Animal collective have struck gold again. Not only are the three leftover tracks from MPP great (Graze, I Think I Can, and On A Highway), but the entire EP is a brilliant and a wonderfully new style for the band, who have put out their best EP to date. With its run time of twenty seven minutes, Fall Be Kind has almost enough substance and style to be called an album of its own. The dark, cold, and vibrant textures are brilliantly contrasted with Animal Collective's ability to bring out their inner-jam. As accessible as their music has become, they've lost only a very small amount of psychedelia along the way; and this is coming from someone who thinks Here Comes The Indian is just as good as Merriweather Post Pavilion.
Graze (10/10): The beginning two minutes and a half of the song is a light, ambient vocal showcase which starts with Avey Tare backed with a beautiful violin and is followed by a nice solo from Panda Bear, both backed by hardly a rhythm but more of a texture. It's all really a perfect build up for the second half when it all fuzzes out until BAM! the most kickin' flute solo most will have ever heard. Then the avey and panda duo kicks in with: "Comfort, comfort,/ why do you run for it?/ why can't you keep doin/ what you're supposed to do? / Why can't i reach you/ when i most need you? / you're at the beach and/ i'm in some strange bed." And the rhythm takes you in while you find yourself nodding your head to the beat.
What would i want? Sky (10/10): Again showing the band's flawless method of blending two different jams into one great song. The first three minutes is just pure jam-tripping with Avey's mysterious "good genes?" looping in the background with crashing cymbols until the trip slows down, but quickly you find yourself venturing new territory before "Sky, What would i want? Sky," the notorious first legal Grateful Dead Sample, followed by some nice booming bass, and the jam begins. Though Avey's voice sounds a little production-y here, it all works nicely.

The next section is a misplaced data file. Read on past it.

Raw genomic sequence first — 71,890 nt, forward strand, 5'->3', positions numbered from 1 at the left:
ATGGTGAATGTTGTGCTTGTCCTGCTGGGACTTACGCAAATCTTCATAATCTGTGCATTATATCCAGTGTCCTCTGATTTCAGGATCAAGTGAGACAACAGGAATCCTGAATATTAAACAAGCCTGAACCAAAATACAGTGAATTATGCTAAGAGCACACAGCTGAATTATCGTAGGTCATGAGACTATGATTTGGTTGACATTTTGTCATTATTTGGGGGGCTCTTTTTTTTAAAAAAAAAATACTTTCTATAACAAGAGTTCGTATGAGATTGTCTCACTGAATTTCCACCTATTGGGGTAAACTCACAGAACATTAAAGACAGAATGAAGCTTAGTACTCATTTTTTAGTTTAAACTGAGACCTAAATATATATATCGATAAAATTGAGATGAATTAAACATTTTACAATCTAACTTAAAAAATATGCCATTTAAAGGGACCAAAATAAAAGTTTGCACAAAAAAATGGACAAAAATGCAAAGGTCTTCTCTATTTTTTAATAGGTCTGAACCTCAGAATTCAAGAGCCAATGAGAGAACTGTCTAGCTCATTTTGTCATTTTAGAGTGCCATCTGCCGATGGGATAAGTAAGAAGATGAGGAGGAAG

Bleed (8/10): A perfect middle-song. The darker side Avey spoke of in interviews is clearly present here. Mostly texture, juxtaposing Avey's slow droning-voice style with Panda bear's almost echo-y, smooth backdrop. It's short, sweet, and dark, and a perfect transition between the two halves of the EP.
On A Highway (9/10): A perfect opportunity to ride on the highway with David Portner (Avey Tare). The slow, ambient, highway-like sounds work perfectly behind Avey's inner thoughts as he rides down the highway, smoking hash, looking out the window, and just thinking about how although he should feel lucky for all the places he gets to go, he really just can't wait to be home.
I Think I Can (9/10): Perfect example of the band's fearlessness and progression; the song explores new styles while becoming one of their most intense songs to date, featuring a nice ensemble of layering vocals via Panda and Avey. The fire is eventually put out, though, when the song shifts tones quickly in the form of a dazzling Beach Boys-type vocal performance by Panda Bear followed by a repeated "I think I can I think I can I think I..." This one you will just have to hear for yourself.
I have to admit, though, my review is biased because I'm a huge fan. (and no i'm not a hipster, just a regular dude)